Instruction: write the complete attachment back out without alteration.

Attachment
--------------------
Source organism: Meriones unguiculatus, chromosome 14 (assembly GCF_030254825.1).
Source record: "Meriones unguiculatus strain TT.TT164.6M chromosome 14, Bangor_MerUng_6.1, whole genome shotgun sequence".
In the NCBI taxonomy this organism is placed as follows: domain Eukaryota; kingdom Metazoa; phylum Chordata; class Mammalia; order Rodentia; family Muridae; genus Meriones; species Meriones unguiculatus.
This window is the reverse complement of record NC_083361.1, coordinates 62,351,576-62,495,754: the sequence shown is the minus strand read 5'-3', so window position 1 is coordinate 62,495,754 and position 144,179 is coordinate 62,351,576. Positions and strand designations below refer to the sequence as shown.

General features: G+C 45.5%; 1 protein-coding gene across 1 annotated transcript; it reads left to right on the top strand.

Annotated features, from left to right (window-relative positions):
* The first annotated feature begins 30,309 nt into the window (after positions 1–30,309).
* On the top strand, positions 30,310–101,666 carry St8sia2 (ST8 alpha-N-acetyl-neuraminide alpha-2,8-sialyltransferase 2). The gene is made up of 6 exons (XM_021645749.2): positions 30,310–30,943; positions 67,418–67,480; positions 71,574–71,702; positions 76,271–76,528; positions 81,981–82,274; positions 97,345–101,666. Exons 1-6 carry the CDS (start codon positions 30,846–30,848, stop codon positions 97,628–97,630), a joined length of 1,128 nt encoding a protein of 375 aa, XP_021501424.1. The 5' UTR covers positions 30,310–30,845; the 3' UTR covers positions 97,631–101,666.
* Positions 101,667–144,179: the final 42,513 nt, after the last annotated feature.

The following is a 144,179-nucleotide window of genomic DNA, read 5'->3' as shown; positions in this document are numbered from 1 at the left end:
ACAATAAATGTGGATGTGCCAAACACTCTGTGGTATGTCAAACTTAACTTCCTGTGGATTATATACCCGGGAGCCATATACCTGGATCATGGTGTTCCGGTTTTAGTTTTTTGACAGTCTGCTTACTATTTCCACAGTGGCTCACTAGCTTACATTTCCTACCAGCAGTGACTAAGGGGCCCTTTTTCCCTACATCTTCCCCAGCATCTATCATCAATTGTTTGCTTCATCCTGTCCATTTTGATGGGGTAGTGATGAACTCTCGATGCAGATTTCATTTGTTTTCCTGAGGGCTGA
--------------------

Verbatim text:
Source organism: Meriones unguiculatus, chromosome 14 (assembly GCF_030254825.1).
Source record: "Meriones unguiculatus strain TT.TT164.6M chromosome 14, Bangor_MerUng_6.1, whole genome shotgun sequence".
In the NCBI taxonomy this organism is placed as follows: domain Eukaryota; kingdom Metazoa; phylum Chordata; class Mammalia; order Rodentia; family Muridae; genus Meriones; species Meriones unguiculatus.
This window is the reverse complement of record NC_083361.1, coordinates 62,351,576-62,495,754: the sequence shown is the minus strand read 5'-3', so window position 1 is coordinate 62,495,754 and position 144,179 is coordinate 62,351,576. Positions and strand designations below refer to the sequence as shown.

General features: G+C 45.5%; 1 protein-coding gene across 1 annotated transcript; it reads left to right on the top strand.

Annotated features, from left to right (window-relative positions):
* The first annotated feature begins 30,309 nt into the window (after positions 1–30,309).
* On the top strand, positions 30,310–101,666 carry St8sia2 (ST8 alpha-N-acetyl-neuraminide alpha-2,8-sialyltransferase 2). The gene is made up of 6 exons (XM_021645749.2): positions 30,310–30,943; positions 67,418–67,480; positions 71,574–71,702; positions 76,271–76,528; positions 81,981–82,274; positions 97,345–101,666. Exons 1-6 carry the CDS (start codon positions 30,846–30,848, stop codon positions 97,628–97,630), a joined length of 1,128 nt encoding a protein of 375 aa, XP_021501424.1. The 5' UTR covers positions 30,310–30,845; the 3' UTR covers positions 97,631–101,666.
* Positions 101,667–144,179: the final 42,513 nt, after the last annotated feature.

The following is a 144,179-nucleotide window of genomic DNA, read 5'->3' as shown; positions in this document are numbered from 1 at the left end:
ACAATAAATGTGGATGTGCCAAACACTCTGTGGTATGTCAAACTTAACTTCCTGTGGATTATATACCCGGGAGCCATATACCTGGATCATGGTGTTCCGGTTTTAGTTTTTTGACAGTCTGCTTACTATTTCCACAGTGGCTCACTAGCTTACATTTCCTACCAGCAGTGACTAAGGGGCCCTTTTTCCCTACATCTTCCCCAGCATCTATCATCAATTGTTTGCTTCATCCTGTCCATTTTGATGGGGTAGTGATGAACTCTCGATGCAGATTTCATTTGTTTTCCTGAGGGCTGA